Especially with Carve’s remote work culture, it can be easy to stay indoors all day. But, that doesn’t stop our team from getting up and going after our fitness goals.
Outside of our hacker caves, the Carve team likes to keep active with activities including running, weightlifting, biking, rock climbing, and Brazilian Jiu Jitsu. In 2021, Carve team members took part in iVision’s annual Walktober step competition, with with Mike Zusman and his team winning first place and John Poch taking the individual top step count at 767,000 steps for a 363 miles total.
If you’re looking to be more active in 2022, here are some of the ways the Carve team stays on top of fitness with all the other demands of life:
- Build a routine: whether that is waking up earlier or setting aside half an hour during the day, build your discipline by picking a routine and sticking to it. Habits are formed by repetition and exercise can become as routine as eating and sleeping.
- Baby steps: large changes in your sleep schedule, workout volume, or workout intensity can be both miserable and dangerous for injuries. Try setting your clock back a half hour earlier every week. Volume/time increases should be no more than 10% per week for most activities and if you’re running, try to keep an 80/20 split on lower vs higher intensity work. Always warm up and take more time to do so during colder months to prevent injury.
- Stretch and massage: staying injury free is one of the most important parts of fitness. Don’t neglect your stretching, and be sure to invest in a foam roller for those larger muscles. A lacrosse ball does wonders for your feet even if you’re just walking.
- Eat and sleep: working out breaks our bodies down. Food and proper rest helps us build back up. Aim for a portion of carbohydrates, protein, and fats in each meal. An easy, general dietary change you can make is to reduce the processed, packaged foods you eat and opt for fresh, whole foods where possible. Sleep needs can vary, but doing things like setting a cool temperature, keeping a dark room, and reducing screen time before bed can help you get better rest each night.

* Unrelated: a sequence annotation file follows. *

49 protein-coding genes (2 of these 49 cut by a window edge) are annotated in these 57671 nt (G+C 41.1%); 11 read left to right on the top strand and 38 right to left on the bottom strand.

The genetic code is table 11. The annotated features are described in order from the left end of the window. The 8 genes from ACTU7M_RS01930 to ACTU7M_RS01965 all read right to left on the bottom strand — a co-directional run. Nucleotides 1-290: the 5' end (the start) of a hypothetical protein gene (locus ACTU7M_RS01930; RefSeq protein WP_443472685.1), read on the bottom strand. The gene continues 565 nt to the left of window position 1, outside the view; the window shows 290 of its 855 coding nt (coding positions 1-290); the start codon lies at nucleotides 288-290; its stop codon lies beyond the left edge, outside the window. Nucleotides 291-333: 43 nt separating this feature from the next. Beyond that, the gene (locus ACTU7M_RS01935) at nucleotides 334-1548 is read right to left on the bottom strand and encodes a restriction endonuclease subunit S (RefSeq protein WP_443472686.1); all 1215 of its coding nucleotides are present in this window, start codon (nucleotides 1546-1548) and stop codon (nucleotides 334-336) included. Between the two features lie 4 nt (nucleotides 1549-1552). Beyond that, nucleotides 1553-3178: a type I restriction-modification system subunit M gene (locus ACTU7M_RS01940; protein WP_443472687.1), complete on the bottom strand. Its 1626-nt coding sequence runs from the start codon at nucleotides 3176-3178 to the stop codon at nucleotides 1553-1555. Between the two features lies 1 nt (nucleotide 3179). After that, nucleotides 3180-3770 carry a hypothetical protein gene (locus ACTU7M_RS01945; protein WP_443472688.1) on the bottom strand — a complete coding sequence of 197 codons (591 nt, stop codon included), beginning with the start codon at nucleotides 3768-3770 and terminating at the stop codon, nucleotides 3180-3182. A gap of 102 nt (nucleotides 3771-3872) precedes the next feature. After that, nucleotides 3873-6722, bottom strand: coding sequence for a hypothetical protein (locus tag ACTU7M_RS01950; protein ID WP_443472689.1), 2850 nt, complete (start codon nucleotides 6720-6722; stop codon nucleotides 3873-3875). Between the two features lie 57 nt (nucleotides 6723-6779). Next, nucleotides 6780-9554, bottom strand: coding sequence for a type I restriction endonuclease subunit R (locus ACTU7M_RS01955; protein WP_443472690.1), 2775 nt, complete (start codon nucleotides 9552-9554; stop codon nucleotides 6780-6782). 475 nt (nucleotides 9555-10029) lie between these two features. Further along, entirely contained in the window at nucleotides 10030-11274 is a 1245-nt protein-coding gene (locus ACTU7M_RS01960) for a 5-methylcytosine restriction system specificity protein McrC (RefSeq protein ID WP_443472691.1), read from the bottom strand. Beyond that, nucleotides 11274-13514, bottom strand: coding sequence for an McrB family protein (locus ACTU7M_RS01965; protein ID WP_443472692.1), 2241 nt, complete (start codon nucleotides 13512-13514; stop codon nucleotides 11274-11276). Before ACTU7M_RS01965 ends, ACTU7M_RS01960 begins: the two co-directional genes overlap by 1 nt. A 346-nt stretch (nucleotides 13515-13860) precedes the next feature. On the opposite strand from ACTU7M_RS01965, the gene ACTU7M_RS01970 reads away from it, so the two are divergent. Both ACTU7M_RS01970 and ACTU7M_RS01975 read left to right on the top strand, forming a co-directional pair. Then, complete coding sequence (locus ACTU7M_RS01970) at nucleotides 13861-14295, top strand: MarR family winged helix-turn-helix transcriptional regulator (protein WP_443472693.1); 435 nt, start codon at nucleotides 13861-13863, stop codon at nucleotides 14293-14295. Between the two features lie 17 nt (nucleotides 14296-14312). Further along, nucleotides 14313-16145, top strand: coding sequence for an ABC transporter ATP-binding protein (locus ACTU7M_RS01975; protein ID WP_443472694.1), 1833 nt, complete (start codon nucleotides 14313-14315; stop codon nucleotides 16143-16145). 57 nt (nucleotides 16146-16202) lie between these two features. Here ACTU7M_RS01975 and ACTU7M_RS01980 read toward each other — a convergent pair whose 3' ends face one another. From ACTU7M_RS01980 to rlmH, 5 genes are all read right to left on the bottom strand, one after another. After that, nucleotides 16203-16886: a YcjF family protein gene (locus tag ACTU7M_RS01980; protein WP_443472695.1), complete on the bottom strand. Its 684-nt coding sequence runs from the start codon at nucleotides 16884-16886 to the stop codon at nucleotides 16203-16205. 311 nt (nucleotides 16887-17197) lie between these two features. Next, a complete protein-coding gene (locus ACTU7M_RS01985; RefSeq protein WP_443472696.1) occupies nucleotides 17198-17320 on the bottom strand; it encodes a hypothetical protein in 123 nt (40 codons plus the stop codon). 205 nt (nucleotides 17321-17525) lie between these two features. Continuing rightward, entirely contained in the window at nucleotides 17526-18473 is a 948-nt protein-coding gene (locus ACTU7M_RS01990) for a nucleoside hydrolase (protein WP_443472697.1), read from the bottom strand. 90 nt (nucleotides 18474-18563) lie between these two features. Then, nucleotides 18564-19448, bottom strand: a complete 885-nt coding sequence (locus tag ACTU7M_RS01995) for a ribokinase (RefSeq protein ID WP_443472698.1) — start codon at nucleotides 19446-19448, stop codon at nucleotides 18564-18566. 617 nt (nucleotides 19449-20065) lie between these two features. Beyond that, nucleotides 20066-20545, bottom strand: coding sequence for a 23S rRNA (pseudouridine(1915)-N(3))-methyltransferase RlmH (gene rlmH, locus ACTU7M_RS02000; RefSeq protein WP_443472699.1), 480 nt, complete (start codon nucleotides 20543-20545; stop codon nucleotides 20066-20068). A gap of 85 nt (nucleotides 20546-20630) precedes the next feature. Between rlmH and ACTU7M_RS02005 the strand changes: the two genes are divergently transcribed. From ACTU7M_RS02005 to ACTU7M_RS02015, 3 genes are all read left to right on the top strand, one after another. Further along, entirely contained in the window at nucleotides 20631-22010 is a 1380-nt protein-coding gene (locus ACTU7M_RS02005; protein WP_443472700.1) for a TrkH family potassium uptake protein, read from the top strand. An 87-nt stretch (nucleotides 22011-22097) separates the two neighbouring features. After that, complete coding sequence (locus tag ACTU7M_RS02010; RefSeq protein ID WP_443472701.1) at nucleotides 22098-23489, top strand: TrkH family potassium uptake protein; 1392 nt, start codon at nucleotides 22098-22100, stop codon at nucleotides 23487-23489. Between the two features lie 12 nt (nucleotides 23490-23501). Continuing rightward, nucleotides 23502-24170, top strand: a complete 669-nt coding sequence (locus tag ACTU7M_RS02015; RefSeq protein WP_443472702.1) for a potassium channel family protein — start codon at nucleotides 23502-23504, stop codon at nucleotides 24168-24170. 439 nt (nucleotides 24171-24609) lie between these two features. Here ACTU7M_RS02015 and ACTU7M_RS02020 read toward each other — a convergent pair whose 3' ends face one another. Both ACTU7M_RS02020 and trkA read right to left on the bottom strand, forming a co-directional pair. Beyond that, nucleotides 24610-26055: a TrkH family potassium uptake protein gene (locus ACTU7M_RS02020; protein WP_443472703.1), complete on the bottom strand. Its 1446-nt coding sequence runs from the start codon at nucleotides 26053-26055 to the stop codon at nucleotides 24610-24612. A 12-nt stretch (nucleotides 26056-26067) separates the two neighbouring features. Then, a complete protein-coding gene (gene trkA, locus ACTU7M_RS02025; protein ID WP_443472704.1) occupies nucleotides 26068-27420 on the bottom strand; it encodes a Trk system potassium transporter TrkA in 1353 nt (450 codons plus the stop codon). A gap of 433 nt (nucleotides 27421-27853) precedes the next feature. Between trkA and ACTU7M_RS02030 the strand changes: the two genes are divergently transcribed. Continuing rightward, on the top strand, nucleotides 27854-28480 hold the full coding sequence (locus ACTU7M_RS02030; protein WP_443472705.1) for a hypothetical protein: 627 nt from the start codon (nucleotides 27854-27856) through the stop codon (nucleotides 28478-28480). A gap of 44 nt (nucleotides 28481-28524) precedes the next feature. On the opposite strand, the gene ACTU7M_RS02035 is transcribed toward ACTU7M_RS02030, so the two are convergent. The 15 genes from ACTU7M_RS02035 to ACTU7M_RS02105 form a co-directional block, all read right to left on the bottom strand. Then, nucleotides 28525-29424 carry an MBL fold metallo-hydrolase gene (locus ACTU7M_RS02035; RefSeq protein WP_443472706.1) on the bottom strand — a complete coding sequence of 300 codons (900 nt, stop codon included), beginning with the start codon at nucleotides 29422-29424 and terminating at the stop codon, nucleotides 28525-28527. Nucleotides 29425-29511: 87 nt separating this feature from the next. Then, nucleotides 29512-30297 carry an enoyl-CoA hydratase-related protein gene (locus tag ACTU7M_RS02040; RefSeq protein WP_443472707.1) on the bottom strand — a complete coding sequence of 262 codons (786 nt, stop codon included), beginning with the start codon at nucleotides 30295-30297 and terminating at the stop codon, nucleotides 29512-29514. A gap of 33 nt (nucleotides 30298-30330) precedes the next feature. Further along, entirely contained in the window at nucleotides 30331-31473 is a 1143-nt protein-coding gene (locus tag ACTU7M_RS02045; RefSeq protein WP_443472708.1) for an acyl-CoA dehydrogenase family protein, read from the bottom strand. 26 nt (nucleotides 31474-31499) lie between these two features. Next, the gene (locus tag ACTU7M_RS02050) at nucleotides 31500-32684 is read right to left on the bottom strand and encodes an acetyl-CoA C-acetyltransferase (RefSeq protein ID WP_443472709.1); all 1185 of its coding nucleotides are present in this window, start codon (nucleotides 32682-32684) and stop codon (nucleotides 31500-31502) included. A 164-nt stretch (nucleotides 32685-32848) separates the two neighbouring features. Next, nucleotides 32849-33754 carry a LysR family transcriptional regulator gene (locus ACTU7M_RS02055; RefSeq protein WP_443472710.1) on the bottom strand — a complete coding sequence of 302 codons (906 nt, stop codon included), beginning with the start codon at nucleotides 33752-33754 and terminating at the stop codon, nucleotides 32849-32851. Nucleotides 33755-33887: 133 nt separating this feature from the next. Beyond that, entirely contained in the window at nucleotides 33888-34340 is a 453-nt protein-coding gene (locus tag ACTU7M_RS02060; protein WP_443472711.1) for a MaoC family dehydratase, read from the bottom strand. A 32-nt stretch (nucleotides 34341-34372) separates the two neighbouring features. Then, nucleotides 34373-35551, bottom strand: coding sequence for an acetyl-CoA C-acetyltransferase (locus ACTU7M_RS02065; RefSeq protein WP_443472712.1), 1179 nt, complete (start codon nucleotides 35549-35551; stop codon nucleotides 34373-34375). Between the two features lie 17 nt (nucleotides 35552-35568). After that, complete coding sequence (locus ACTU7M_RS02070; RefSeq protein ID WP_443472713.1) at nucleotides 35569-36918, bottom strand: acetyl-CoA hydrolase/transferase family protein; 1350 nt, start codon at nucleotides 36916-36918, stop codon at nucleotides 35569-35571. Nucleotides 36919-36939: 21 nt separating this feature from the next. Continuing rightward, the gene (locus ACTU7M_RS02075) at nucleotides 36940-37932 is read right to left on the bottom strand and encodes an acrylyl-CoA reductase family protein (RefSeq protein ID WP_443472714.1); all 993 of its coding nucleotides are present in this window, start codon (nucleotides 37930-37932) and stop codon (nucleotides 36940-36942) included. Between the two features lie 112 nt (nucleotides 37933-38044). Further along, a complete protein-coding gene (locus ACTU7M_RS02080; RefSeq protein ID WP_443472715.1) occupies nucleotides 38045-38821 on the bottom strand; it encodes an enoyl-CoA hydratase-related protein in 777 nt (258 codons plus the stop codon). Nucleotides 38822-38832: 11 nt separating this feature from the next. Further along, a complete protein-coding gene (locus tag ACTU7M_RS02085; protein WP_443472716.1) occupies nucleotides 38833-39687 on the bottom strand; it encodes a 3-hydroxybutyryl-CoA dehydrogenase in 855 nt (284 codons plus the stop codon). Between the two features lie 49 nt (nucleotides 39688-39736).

- Listen to your body: there isn’t a perfect process to exercise and training. It is important to listen to your body for signs of injury, fatigue, and burnout. Persistent low-grade pain, prolonged lack of motivation, and discomfort associated with certain movements can all be precursors to injury and burnout. Injuries take you out of action much longer if you don’t catch it early.
- Trust the process: lastly, trust the process you are undertaking. Fitness is built over time, and not overnight. You will have your ups, down, good days, and bad days. Have patience, trust the process, and get after it.
Going into the new year, the team is setting lots of new goals, including but not limited to:
- Mike Zusman: Running a self-supported 24-hour ultramarathon in his neighborhood. 2.5 miles on the hour, every hour
- Max Sobell: biking every day in January, and increase his overall biking frequency
- Jeremy Allen: Training to run the Leadville Silver Rush
- Jeff Ake: continuing to build a healthier and more sustainable relationship with his fitness, exercise, and jiu jitsu
- Brad Dixon: learning how to jump on his mountain bike
- Geoff Robinson: increasing his running, weightlifting, and Tai Chi practices each week
- Roman Faynberg: running his first half marathon
- Danny Rosseau: making more time for swimming and conquering a 5.12 graded rock climbing route
- John Poch: continuing to stay injury-free, reaching a 6:00 mile, and running the Seattle Marathon